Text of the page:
Activities Requiring Permit Approval
To be approved, a project must meet the standards of state law, be consistent with any applicable court decisions and conform with the Commission's plans and policies. Following are brief summaries of the principal provisions that the Commission uses in considering applications for Bay fill, shoreline development, and work in the Suisun Marsh. This summary information is for general guidance only. The specific language in the relevant laws, plans and regulations govern the Commission's decisions.
It is necessary to obtain Commission approval before undertaking any of the activities listed above in any of the following areas:
San Francisco Bay, which includes Suisun, San Pablo, Honker, Richardson, San Rafael, San Leandro and Grizzly Bays and the Carquinez Strait.
Certain waterways that flow into the Bay.
Salt ponds or managed wetlands around the Bay.
The Commission's shoreline band jurisdiction which extends 100 feet inland from the Bay.
The primary management area of the Suisun Marsh.
For specific information on BCDC's jurisdiction see section 66610 of The McAteer-Petris Act
It is necessary to obtain BCDC approval prior to undertaking any of the following activities:
Placing solid material, building pile-supported or cantilevered structures, disposing of material or permanently mooring vessels in the Bay or in certain tributaries of the Bay.
If no on-land site is available for the project, if the fill is the minimum amount necessary to carry out the project, and if the public benefits of the fill clearly exceed the public detriment from the loss of water area, the Commission can approve some fill in San Francisco Bay for:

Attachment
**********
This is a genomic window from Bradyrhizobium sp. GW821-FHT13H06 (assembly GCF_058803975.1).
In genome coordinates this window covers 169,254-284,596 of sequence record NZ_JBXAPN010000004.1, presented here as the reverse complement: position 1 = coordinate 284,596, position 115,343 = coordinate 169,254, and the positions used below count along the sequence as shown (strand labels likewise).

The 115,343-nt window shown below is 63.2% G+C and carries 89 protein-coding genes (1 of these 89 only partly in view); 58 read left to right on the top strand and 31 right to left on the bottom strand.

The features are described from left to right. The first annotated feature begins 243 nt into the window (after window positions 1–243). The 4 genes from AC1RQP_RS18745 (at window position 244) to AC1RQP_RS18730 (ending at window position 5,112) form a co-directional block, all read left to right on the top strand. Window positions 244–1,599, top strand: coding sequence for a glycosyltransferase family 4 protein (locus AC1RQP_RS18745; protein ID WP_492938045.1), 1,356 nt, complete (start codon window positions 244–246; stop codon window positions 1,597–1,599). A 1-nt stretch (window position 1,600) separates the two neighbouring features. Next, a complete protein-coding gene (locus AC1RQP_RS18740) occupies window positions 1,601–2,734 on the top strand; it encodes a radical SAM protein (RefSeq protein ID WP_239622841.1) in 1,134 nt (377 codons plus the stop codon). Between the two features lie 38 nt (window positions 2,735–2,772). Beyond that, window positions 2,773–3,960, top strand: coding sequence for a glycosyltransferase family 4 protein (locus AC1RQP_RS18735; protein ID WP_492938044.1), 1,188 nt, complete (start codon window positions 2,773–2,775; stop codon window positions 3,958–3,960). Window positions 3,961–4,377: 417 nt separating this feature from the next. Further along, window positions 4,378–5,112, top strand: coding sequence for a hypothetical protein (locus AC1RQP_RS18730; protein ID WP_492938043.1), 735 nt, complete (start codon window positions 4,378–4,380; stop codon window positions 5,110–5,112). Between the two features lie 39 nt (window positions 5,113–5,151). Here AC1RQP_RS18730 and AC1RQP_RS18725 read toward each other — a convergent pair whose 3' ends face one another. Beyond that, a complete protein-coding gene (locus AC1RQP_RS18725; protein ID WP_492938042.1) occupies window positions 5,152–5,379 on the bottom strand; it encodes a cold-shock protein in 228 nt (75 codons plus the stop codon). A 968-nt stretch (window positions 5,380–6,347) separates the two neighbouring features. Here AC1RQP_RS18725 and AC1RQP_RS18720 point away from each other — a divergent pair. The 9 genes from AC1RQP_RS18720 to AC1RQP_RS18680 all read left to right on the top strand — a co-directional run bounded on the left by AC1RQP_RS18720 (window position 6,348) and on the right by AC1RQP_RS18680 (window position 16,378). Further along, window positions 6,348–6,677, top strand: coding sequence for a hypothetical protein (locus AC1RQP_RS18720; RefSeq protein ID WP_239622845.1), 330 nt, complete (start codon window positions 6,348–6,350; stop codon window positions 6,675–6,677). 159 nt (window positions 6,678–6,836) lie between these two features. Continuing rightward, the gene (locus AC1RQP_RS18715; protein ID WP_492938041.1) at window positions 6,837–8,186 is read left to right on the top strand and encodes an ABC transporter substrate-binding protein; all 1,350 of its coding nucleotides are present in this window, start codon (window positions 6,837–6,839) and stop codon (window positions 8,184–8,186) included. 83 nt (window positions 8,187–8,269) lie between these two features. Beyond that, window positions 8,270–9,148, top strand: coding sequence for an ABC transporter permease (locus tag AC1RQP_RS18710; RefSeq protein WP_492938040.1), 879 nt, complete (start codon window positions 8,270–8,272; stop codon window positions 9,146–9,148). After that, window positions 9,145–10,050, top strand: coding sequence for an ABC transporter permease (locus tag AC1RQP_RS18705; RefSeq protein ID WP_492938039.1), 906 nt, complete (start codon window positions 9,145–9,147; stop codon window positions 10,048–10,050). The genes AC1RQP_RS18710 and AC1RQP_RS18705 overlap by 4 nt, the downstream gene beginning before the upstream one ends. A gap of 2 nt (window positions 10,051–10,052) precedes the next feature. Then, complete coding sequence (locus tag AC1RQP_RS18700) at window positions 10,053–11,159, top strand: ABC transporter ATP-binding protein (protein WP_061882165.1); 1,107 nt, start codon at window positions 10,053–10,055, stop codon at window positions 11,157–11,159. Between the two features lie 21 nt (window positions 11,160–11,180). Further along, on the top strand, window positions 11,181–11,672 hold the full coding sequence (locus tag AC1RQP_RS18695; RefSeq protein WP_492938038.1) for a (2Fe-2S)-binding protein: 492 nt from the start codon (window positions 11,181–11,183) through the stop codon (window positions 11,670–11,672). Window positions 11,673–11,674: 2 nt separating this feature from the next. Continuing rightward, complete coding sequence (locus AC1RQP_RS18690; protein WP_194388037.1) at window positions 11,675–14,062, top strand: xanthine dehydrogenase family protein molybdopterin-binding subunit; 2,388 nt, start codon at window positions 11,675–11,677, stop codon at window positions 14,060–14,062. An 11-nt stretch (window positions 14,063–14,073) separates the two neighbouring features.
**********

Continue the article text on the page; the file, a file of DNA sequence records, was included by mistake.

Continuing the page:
Port facilities that are consistent with the San Francisco Bay Area Seaport Plan.
Industries that require access to the Bay to import or export raw material or products.
Water-related recreational uses, such as shoreline parks, marinas, fishing piers, beaches, and trails.
Airport terminals and runways if the growth in air traffic cannot be accommodated in any other way.
Bridges, if there is no other feasible way of handling the traffic congestion.
Improving the appearance of the shoreline or increasing public access to the Bay through minor amounts of fill.
Bay-related commercial recreational and public assembly facilities on privately-owned parts of the Bay.
The replacement of deteriorated piers with Bay-related commercial recreational and public assembly facilities on publicly-owned parts of the Bay where consistent with a Commission-adopted special area plan.
The Commission cannot generally authorize fill for residences, offices, roads, general commercial buildings or industrial structures that do not need a waterfront location. When the Commission approves a fill project, a mitigation program is often required to reduce the adverse environmental impacts of the fill or to replace the natural resources that are destroyed by the fill.
Dredging and Dredged Sediment Disposal